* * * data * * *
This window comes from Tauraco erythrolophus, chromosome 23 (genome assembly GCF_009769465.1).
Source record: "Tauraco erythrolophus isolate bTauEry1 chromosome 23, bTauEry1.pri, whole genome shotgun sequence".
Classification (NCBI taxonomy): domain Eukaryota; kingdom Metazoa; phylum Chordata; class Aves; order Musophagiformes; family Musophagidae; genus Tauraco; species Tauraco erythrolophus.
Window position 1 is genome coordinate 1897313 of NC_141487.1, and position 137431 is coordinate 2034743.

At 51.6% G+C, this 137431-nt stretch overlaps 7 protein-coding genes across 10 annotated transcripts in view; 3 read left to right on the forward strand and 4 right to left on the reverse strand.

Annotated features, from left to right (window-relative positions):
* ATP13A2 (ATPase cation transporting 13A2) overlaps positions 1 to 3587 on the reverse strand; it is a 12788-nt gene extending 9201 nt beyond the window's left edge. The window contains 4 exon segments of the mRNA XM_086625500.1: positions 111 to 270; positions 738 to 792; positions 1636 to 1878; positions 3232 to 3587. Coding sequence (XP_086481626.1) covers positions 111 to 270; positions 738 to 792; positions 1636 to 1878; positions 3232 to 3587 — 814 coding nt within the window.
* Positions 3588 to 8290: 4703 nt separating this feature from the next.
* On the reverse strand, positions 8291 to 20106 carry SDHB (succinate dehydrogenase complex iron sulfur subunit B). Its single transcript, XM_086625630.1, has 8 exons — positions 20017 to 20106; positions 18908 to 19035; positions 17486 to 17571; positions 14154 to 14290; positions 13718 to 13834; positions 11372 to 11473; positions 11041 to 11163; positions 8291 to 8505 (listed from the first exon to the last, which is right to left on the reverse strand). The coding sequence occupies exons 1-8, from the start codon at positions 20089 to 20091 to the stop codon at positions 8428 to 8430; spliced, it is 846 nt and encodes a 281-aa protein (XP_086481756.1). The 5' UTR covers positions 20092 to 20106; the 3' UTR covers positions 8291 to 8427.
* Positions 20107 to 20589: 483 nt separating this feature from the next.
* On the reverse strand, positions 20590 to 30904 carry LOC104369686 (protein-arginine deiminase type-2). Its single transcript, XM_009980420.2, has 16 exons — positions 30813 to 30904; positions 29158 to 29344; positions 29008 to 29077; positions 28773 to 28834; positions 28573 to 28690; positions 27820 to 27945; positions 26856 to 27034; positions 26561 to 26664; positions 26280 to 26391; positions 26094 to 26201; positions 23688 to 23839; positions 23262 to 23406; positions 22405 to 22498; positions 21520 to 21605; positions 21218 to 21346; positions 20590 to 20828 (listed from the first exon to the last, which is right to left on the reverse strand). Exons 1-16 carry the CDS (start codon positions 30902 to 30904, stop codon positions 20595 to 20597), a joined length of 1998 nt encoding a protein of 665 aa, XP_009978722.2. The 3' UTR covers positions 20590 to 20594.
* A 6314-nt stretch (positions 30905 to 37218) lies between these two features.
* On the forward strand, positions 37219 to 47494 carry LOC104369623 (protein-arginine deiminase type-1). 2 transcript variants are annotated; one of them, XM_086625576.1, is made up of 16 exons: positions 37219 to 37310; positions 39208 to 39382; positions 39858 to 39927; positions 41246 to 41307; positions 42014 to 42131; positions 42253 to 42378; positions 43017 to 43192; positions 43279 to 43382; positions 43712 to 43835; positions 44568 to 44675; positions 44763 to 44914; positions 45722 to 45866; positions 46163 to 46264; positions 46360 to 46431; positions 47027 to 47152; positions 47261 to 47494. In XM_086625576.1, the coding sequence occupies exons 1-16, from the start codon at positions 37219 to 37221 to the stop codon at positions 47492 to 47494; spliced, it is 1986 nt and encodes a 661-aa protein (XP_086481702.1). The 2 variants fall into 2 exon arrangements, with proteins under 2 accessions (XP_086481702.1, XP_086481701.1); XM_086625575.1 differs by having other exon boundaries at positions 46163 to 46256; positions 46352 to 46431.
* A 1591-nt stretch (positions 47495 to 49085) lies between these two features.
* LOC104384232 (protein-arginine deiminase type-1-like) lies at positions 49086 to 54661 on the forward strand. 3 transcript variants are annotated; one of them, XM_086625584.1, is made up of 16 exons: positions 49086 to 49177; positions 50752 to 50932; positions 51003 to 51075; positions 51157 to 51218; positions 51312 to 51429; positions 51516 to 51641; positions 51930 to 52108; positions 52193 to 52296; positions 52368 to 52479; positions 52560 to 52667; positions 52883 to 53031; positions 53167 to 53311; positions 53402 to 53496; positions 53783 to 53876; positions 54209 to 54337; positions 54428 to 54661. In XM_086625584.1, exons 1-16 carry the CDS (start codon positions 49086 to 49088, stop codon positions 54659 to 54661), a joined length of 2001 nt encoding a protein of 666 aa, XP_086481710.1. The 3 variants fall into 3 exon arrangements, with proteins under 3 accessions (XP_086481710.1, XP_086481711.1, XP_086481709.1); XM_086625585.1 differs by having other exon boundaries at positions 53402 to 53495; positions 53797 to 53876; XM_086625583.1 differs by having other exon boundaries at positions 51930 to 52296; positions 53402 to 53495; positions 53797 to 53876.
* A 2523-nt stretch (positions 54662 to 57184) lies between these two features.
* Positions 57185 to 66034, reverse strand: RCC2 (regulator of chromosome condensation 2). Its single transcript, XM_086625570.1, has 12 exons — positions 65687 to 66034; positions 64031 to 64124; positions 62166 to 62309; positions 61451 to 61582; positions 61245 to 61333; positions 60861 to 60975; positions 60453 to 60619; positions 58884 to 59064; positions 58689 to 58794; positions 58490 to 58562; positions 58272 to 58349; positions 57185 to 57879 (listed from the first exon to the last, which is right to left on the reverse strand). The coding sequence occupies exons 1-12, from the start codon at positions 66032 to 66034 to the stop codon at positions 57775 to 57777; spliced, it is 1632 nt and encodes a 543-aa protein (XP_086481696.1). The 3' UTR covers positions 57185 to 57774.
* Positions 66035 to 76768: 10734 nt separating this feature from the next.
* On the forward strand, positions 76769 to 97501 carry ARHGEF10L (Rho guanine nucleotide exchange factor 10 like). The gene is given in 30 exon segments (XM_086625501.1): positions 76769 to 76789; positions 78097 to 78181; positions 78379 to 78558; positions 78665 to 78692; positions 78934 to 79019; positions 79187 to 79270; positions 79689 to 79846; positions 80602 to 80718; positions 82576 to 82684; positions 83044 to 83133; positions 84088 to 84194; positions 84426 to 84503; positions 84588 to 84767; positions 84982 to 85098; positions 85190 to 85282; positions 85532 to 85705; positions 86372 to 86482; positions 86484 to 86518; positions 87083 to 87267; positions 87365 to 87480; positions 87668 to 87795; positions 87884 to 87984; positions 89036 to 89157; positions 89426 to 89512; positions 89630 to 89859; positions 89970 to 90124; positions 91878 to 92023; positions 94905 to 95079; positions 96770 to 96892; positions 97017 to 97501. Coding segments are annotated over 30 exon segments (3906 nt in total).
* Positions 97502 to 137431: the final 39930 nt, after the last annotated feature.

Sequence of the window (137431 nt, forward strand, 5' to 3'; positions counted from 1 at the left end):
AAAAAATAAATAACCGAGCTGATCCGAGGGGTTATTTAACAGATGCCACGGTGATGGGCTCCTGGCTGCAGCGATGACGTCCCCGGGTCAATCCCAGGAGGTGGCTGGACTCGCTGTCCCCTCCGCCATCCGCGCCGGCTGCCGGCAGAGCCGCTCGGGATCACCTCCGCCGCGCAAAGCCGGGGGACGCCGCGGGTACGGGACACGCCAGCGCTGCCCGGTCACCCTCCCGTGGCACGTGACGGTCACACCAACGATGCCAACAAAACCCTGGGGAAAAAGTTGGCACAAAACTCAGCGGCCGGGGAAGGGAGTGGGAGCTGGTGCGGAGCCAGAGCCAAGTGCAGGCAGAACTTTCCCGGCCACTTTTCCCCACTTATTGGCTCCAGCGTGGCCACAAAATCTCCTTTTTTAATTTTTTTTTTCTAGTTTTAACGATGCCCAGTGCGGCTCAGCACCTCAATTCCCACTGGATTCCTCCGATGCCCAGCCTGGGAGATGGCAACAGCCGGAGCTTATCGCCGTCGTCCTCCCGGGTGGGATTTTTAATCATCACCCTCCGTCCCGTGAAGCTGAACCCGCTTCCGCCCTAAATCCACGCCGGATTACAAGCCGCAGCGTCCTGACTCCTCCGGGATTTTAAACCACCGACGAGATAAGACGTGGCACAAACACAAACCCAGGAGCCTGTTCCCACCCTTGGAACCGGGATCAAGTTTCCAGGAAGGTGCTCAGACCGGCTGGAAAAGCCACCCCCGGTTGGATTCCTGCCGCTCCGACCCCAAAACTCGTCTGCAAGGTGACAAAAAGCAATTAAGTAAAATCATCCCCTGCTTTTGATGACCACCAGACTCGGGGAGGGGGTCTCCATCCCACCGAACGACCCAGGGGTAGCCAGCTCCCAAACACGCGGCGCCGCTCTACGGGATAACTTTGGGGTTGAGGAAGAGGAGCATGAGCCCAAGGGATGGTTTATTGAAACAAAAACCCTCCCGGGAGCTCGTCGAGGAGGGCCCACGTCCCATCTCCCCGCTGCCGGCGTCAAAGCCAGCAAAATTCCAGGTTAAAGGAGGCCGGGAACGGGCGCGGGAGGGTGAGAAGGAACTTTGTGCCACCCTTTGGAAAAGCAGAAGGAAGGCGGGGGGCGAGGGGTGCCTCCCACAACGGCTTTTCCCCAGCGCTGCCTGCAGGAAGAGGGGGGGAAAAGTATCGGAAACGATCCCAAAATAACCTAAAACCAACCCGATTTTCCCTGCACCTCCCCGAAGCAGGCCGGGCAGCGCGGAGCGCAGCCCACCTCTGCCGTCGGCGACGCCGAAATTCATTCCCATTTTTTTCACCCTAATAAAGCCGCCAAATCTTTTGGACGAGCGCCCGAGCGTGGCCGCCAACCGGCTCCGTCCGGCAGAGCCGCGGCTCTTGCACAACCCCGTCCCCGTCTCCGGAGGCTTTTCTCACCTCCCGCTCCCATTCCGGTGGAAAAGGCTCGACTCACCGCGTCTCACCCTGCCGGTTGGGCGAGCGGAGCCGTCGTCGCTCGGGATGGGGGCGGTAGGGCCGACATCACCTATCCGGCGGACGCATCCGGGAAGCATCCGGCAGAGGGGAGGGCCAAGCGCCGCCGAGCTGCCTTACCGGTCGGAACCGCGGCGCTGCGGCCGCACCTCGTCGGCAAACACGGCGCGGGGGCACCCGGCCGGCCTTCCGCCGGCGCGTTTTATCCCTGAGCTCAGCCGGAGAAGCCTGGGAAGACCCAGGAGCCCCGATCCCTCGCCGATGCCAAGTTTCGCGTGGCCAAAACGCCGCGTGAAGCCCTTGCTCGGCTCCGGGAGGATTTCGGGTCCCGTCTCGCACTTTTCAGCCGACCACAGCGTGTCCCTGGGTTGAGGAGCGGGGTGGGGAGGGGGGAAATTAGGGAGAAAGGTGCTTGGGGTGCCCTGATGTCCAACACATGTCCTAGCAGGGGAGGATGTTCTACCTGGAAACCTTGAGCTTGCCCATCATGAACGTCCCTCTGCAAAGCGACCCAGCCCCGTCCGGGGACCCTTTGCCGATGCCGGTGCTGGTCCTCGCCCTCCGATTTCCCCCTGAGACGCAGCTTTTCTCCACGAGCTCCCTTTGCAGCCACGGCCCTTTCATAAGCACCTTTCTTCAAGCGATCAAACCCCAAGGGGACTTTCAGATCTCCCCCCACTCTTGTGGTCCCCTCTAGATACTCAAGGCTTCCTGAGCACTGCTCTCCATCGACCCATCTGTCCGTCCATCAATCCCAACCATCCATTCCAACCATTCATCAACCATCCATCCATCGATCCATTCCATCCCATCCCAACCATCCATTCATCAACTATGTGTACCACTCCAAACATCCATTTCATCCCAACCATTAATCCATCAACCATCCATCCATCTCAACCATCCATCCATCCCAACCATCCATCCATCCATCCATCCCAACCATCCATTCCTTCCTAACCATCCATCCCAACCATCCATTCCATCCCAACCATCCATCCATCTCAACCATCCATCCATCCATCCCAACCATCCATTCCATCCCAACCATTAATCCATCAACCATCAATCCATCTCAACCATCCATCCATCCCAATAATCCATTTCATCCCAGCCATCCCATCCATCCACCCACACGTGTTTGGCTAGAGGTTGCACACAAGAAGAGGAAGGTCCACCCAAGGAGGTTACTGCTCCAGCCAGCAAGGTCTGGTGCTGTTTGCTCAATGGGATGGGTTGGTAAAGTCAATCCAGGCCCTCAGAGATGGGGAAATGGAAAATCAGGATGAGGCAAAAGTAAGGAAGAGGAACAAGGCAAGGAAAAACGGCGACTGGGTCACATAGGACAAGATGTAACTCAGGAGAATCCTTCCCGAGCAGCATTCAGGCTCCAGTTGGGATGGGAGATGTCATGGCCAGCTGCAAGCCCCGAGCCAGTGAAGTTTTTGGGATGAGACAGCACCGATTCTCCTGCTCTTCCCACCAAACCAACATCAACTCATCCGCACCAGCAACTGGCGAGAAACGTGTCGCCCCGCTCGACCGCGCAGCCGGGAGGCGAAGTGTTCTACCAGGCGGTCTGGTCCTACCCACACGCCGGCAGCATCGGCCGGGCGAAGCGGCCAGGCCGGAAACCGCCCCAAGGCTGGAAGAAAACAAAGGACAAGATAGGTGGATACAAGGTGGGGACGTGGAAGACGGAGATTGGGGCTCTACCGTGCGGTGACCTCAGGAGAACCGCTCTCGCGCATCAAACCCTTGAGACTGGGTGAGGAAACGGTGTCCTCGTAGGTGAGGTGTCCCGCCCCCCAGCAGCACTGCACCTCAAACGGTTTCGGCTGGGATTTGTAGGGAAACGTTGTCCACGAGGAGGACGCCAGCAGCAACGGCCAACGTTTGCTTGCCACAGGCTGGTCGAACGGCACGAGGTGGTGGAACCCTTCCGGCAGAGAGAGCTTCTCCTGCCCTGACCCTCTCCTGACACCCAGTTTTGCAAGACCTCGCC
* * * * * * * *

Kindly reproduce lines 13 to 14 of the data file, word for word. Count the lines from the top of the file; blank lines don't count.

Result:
* On the forward strand, positions 37219 to 47494 carry LOC104369623 (protein-arginine deiminase type-1). 2 transcript variants are annotated; one of them, XM_086625576.1, is made up of 16 exons: positions 37219 to 37310; positions 39208 to 39382; positions 39858 to 39927; positions 41246 to 41307; positions 42014 to 42131; positions 42253 to 42378; positions 43017 to 43192; positions 43279 to 43382; positions 43712 to 43835; positions 44568 to 44675; positions 44763 to 44914; positions 45722 to 45866; positions 46163 to 46264; positions 46360 to 46431; positions 47027 to 47152; positions 47261 to 47494. In XM_086625576.1, the coding sequence occupies exons 1-16, from the start codon at positions 37219 to 37221 to the stop codon at positions 47492 to 47494; spliced, it is 1986 nt and encodes a 661-aa protein (XP_086481702.1). The 2 variants fall into 2 exon arrangements, with proteins under 2 accessions (XP_086481702.1, XP_086481701.1); XM_086625575.1 differs by having other exon boundaries at positions 46163 to 46256; positions 46352 to 46431.
* A 1591-nt stretch (positions 47495 to 49085) lies between these two features.